Abstract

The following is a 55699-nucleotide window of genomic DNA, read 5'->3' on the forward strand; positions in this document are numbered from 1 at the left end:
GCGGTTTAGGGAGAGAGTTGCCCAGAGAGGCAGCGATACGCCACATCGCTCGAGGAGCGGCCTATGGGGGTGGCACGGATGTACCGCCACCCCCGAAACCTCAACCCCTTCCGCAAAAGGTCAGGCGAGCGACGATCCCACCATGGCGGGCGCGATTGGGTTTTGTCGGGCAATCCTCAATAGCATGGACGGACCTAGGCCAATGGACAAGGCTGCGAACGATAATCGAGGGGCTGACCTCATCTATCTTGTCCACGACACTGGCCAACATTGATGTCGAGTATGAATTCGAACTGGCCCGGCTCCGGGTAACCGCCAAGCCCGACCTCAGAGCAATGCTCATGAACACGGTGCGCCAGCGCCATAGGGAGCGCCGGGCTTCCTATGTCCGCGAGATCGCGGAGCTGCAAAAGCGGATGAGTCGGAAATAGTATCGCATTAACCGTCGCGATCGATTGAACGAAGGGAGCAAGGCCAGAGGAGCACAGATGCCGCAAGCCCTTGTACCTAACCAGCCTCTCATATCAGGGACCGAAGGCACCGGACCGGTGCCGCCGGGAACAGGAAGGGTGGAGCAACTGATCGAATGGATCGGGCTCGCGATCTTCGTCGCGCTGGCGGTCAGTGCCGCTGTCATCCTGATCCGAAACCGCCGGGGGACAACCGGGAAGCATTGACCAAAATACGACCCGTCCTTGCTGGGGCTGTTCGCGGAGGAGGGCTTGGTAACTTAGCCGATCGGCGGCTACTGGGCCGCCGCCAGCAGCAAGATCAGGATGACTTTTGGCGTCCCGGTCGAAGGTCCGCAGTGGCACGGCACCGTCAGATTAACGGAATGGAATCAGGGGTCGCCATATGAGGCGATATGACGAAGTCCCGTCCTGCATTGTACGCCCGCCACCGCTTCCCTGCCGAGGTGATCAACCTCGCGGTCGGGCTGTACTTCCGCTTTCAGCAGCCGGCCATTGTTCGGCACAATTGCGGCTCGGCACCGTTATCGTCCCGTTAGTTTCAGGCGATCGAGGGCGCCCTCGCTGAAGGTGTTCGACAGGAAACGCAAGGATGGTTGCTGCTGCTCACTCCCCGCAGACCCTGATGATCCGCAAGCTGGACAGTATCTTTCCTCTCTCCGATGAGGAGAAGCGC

Lake Pend Oreille and the Clark Fork River provide essential ecosystem services, including fisheries and hydroelectric power, to residents of Montana, Idaho, and Washington. Although conflicts exist, these services are maintained in concert by emergent sociocultural services created by a multi-institutional, transboundary collaboration. This has been enabled by an innovative Federal Energy Regulatory Commission license settlement agreement among a multitude of stakeholders. The consensus-based agreement promotes connections among people, projects, waterways, and fish populations. Collaborative management efforts allow stakeholders to address controversial issues, such as invasive fish suppression. We demonstrate how reciprocal cultural ecosystem services and services to ecosystems can enable ecosystem-scale restoration that addresses invasive species, habitat protection, and water quality management. Continued ecosystem management success relies on sustaining the relationship-building and shared knowledge services that have emerged over the past 25 years.

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